Rules of thumb to plan integration timeline and costs

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    walid ardhaoui

    What rules of thumb do you employ early on when reviewing a potential target to obtain a preliminary, high-level estimate of the time and cost involved in integrating the target?

    Erin Gray

    We look closely at the synergies between them and our company to determine if their structure and data would be adaptable to our systems and core processes. We currently acquire smaller companies as a means to expand market share in new regions so it is very important to have overarching synergies with our business practices.


    When it comes to timing – look into the 3 last large-scale internal change initiatives, and multiply the time spent x2.


    Not easy to provide a simple answer, and not sure your question is about the M&A process or the PMI one.
    But if (so many ifs):
    – the size of the acquired company is small (less than 1000 employees?)
    – it has only one main facility in a country where the acquiring company is already present (meaning a single country known regulation)
    – the business is similar or comparable between the 2 companies
    – the scope of the integration covers activities from the main value chain and support functions
    – you have a decent dedicated integration team and integration capabilities like data migration, infrastructure, collaboration tools…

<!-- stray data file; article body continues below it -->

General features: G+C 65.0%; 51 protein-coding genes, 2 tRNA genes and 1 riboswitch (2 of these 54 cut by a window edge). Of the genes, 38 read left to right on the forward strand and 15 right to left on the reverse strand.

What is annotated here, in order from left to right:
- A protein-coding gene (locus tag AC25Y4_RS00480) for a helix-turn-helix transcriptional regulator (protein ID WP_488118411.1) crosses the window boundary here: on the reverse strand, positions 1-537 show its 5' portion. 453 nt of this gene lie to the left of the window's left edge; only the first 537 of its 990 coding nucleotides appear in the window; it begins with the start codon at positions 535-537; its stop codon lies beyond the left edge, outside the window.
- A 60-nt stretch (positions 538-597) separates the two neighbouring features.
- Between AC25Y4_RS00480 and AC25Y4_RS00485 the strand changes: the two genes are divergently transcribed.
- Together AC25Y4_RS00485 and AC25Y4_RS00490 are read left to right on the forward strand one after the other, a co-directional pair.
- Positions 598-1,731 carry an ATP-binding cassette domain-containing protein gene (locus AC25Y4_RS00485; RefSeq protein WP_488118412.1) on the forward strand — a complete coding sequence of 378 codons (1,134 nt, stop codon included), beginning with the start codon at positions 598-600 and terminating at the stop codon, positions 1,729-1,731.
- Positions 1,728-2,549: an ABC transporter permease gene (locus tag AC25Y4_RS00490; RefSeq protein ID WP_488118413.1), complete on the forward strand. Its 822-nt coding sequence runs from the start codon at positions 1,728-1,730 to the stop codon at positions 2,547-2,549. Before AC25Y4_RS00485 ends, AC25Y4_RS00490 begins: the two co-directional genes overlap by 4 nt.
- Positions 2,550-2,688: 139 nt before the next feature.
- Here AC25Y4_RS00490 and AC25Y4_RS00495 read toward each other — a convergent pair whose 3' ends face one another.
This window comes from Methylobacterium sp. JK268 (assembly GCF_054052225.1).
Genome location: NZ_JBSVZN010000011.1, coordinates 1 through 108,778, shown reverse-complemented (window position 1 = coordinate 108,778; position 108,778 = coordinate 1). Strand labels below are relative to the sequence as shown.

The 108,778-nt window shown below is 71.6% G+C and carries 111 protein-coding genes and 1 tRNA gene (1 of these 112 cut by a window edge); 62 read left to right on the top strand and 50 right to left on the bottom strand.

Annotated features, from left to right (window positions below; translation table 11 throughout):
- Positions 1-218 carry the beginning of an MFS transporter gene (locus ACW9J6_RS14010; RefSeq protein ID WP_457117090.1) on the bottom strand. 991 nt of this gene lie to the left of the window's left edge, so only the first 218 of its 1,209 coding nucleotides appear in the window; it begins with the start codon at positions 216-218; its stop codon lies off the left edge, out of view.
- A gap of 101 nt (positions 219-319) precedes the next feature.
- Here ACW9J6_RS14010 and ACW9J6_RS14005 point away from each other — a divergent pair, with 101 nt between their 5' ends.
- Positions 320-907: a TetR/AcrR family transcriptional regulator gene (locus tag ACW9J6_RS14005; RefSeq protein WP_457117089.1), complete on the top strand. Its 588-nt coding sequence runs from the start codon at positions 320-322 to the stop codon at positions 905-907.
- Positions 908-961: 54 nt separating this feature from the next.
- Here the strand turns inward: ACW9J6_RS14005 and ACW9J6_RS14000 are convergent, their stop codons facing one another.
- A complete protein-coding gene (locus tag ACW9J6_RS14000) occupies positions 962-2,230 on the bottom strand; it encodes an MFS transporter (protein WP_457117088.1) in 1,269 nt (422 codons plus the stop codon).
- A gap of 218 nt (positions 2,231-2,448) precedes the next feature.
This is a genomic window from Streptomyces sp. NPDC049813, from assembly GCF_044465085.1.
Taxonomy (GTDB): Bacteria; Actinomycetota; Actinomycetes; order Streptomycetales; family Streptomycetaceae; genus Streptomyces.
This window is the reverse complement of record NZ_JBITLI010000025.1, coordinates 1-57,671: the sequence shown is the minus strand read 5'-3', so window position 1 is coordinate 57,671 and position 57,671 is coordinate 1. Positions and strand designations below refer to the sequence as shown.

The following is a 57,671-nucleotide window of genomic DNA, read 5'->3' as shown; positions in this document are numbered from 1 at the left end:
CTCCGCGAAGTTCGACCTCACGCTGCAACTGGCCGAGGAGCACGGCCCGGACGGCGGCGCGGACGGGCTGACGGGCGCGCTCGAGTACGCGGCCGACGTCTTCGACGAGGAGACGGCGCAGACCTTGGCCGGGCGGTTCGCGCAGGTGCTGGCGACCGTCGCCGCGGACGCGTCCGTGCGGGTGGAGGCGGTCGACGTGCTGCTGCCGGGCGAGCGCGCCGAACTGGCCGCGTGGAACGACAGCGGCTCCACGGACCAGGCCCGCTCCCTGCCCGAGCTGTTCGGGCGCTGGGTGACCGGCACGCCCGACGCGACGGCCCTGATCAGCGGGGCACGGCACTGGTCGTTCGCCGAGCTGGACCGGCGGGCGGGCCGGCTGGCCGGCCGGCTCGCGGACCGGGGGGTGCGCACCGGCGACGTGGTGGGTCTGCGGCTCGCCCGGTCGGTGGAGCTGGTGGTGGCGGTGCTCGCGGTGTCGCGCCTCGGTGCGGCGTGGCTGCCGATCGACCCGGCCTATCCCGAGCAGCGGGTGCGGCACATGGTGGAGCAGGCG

– probably others…
    The minimum timeline I can think of is between 12 and 18 months as you need to give enough space for the communication and change to happen – not only for employees, but as well for leadership, customers, vendors, authorities and other external partners…


    Complexity of Integration: The greater the disparity in size, structure, and operations between the acquiring company and the target, the more complex and time-consuming the integration is likely to be.

    Technology Compatibility: Incompatible technology stacks and IT systems may result in longer and more expensive integration processes.

    Employee Integration: The more harmonious the cultural fit between the acquiring and target companies, the smoother and quicker the integration of employees.

    Regulatory and Legal Consideration: The more complex the regulatory environment or legal framework, the more time and resources may be required for compliance and approvals.

    Customer and Supplier Relationships: The more interdependent the target’s relationships with customers and suppliers, the more attention and time will be needed for seamless integration.

    Synergies and Redundancies:
    Always x2 or even x3 the initial time and resources planned for any integration to manage management’s expectation.

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